This was how the Amiga, the legendary Commodore computer, was about to end up in the hands of Atari, its main competitor.

His was microelectronics. Jay Miner, the true protagonist of this article, landed in the ranks of Atari at the end of the 70s, just at the time when the company that Nolan Bushnell and Ted Dabney founded in ’72 started to go really well. Miner had a degree in Electrical Engineering from Berkeley nearly two decades earlier, but his first steps as an integrated circuit designer were in the medical industry.

Once in Atari, Miner did not take long to emerge. Bushnell had a keen eye and assigned him to the work team that was fine-tuning the hardware for his new video game console, the 2600, and Miner responded. In a relatively short time, he was able to transform the tangle of cables and printed circuit boards that were responsible for generating the graphics and sending the signal to the television into a single integrated circuit called TIA (Television Interface Adapter). Atari 2600 was a resounding success, but Jay Miner’s story had only just begun.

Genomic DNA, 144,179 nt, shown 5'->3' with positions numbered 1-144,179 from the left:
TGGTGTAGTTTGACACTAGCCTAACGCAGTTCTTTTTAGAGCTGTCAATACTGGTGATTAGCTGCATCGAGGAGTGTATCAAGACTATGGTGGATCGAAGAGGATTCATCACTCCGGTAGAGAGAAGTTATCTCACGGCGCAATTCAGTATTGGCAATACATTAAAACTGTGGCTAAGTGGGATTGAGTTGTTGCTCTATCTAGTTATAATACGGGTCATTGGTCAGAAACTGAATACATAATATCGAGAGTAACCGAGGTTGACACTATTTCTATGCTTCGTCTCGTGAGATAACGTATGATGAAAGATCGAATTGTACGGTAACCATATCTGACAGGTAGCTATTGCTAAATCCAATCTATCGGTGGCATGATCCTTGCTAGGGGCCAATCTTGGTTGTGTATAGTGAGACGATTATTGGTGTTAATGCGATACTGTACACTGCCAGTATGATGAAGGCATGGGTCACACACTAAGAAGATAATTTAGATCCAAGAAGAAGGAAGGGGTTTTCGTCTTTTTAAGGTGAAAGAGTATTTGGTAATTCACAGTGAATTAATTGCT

Read more

12 games you should definitely try

Launched in the fall of 2019, Apple Arcade, Apple’s on-demand and subscription games service, has bet on games that are often new and have very different styles. A catalog now dense with around a hundred titles. You don’t know where …

Read more

Google Sheets gets promotions PC Press

Spreadsheet programs such as Microsoft Excel i Google Sheets they can be a powerful tool if you know how to work in these environments. Google has decided to add two new features in their tool Google Sheets, which we believe …

Read more